Should Apple be allowed to trademark its “iPad mini” branding? Not if you ask the US Patent and Trademark Office.
According to the office, the “mini” in iPad mini isn’t a recognizable sign or design — it’s a description: The iPad mini is a smaller version of the iPad, and its name reflects that, the office argues. As a result, it’s denied Apple’s trademark to the branding.
“Only where the combination of descriptive terms creates a unitary mark with a unique, incongruous, or otherwise nondescriptive meaning in relation to the goods and/or services is the combined mark registrable,” the patent office argued in a letter sent to Apple in January.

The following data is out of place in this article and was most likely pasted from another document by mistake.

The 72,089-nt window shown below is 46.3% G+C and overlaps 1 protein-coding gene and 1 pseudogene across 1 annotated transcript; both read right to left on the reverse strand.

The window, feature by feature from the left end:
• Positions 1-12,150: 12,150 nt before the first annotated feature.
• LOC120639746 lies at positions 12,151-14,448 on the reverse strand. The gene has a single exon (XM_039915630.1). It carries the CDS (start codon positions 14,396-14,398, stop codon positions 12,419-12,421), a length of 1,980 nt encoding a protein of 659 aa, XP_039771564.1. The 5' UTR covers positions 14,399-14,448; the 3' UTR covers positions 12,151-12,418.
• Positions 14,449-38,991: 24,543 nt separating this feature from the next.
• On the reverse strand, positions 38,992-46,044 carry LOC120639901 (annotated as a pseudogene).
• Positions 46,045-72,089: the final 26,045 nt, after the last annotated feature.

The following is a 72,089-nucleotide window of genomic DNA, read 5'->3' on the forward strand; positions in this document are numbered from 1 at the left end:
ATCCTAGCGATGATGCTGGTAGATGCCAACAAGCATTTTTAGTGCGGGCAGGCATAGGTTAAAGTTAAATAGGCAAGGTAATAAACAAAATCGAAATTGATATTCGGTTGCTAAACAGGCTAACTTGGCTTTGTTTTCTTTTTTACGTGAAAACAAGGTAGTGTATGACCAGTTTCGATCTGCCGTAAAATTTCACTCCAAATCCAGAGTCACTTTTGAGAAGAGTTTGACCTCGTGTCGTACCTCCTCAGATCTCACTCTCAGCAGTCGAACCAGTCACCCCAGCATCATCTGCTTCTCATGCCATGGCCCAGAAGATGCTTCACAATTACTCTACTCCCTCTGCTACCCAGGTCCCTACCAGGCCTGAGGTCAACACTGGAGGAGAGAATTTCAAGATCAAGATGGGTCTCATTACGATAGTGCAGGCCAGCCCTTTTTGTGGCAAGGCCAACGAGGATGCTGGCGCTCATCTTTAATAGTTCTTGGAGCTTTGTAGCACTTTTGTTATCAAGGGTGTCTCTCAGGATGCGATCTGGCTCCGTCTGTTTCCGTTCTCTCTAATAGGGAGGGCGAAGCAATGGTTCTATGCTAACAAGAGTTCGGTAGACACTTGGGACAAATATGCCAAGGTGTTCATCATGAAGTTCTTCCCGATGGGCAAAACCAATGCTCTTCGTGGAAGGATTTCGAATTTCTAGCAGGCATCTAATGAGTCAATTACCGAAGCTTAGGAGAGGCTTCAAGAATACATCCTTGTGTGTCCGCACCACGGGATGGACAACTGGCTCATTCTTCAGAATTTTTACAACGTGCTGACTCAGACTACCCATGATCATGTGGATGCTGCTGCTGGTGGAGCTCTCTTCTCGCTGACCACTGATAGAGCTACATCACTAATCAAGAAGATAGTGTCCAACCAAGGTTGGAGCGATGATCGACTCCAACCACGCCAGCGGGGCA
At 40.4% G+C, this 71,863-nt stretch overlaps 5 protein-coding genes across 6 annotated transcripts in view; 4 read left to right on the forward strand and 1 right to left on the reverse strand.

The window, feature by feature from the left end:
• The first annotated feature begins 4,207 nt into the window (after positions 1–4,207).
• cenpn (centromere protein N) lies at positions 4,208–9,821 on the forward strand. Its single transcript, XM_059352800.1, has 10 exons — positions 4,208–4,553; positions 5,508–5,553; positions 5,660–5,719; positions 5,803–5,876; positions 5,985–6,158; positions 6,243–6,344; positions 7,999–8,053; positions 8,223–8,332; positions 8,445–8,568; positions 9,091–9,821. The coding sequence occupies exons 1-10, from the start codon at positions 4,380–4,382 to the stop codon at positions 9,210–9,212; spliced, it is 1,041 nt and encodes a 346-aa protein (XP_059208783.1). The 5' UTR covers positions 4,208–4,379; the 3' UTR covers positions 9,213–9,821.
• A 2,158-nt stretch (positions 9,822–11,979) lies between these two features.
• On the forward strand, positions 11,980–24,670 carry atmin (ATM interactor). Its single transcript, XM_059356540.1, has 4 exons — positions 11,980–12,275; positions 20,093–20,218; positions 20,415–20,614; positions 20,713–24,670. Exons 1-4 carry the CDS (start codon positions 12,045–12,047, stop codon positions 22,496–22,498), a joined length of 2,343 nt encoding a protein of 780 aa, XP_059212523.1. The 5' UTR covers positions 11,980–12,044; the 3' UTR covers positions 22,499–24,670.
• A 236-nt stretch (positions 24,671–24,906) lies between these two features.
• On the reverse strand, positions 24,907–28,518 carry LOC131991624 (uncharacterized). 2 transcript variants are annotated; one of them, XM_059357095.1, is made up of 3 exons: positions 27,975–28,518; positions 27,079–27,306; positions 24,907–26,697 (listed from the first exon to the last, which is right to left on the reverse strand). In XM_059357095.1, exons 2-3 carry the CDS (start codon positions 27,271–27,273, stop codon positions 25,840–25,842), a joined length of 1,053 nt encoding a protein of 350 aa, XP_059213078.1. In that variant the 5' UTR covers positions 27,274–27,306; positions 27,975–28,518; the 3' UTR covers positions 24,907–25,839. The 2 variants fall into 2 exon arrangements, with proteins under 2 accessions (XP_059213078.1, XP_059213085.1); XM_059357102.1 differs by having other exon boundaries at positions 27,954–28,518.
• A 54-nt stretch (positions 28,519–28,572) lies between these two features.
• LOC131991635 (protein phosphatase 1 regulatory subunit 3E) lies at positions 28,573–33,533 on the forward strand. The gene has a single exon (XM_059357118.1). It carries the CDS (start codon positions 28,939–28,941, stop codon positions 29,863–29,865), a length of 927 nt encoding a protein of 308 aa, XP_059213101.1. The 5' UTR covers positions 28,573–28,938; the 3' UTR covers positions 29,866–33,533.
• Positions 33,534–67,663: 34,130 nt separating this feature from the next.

Basically, because the “iPad mini” name is just telling consumers what the device is, Apple can’t trademark it. To the USPTO, it’s the same as a light fixture maker trying to trademark something like “ceiling fan” or McDonald’s trying to trademark “double cheeseburger.”
But this isn’t just about the “mini” branding — this is about Apple’s infamous “i” branding as well. “The term “IPAD” is descriptive when applied to applicant’s goods because the prefix “I” denotes “internet,” according to the USPTO.
That’s not exactly true. After all, it’s not as if the original iPod could connect to the Internet. In fact, I’m not sure Apple’s ever said exactly what the “i” in iPhone, iPad, iPod, and iMac actually stands for.
But this isn’t the end of the story for Apple, which still has until July to convince the USPTO that its decision was the wrong one. And something tells me that’s exactly what Apple’s going to do.